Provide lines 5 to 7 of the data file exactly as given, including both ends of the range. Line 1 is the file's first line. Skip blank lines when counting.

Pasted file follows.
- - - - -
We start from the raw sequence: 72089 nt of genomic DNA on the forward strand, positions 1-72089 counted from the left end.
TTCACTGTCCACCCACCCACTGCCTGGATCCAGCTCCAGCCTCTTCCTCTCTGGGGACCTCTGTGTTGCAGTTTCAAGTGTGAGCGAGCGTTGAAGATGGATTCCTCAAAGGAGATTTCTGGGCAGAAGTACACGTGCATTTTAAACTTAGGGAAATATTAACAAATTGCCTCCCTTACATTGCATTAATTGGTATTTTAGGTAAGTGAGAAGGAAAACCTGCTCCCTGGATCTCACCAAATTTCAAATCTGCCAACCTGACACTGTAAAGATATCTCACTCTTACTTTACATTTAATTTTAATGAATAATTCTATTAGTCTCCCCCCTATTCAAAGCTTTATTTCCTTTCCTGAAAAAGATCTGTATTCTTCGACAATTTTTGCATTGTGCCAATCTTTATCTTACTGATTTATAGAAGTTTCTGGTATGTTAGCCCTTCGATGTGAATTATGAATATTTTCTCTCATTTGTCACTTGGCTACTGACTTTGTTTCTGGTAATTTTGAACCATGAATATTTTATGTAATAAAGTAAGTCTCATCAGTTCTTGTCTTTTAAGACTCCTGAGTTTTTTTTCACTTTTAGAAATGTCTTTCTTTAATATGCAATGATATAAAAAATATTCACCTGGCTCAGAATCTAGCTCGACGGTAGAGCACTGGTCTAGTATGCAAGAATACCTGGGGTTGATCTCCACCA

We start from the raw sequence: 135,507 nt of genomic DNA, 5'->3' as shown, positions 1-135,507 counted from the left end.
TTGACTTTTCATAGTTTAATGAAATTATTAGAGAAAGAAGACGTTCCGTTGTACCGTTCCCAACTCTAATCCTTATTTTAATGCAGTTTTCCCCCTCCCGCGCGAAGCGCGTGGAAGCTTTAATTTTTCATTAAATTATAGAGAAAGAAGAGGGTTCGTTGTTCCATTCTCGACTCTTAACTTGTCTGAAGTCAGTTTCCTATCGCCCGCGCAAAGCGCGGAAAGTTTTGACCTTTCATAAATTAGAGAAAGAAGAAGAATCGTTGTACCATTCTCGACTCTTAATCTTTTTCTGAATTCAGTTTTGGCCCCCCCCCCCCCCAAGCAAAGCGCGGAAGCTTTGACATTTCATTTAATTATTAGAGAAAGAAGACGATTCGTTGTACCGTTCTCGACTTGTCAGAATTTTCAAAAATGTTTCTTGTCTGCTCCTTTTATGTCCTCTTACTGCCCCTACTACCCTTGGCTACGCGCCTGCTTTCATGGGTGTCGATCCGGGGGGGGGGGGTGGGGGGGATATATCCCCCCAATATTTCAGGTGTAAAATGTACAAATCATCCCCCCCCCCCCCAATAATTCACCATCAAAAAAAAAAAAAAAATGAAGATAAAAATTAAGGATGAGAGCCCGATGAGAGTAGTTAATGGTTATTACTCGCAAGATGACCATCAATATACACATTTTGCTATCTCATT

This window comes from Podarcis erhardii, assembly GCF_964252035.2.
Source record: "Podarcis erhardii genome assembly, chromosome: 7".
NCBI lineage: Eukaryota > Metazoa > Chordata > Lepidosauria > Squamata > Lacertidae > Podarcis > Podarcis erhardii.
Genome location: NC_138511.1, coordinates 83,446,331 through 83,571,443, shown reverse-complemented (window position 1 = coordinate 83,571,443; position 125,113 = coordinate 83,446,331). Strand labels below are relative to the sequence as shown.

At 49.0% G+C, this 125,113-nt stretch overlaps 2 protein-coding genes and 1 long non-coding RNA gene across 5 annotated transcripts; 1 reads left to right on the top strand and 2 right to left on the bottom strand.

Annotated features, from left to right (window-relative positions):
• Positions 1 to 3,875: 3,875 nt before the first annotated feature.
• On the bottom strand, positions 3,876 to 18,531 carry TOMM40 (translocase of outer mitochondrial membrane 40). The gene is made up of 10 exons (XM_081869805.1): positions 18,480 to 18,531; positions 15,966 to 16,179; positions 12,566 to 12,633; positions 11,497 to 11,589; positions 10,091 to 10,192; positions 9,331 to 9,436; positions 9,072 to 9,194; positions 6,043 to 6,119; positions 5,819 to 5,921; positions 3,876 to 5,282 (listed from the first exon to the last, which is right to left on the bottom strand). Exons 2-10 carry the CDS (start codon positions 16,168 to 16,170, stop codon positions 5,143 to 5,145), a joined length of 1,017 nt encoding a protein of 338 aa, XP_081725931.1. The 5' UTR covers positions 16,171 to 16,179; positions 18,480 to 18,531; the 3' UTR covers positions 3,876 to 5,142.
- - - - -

This window comes from Podarcis erhardii, assembly GCF_964252035.2.
Source record: "Podarcis erhardii genome assembly, chromosome: 7".
NCBI lineage: Eukaryota > Metazoa > Chordata > Lepidosauria > Squamata > Lacertidae > Podarcis > Podarcis erhardii.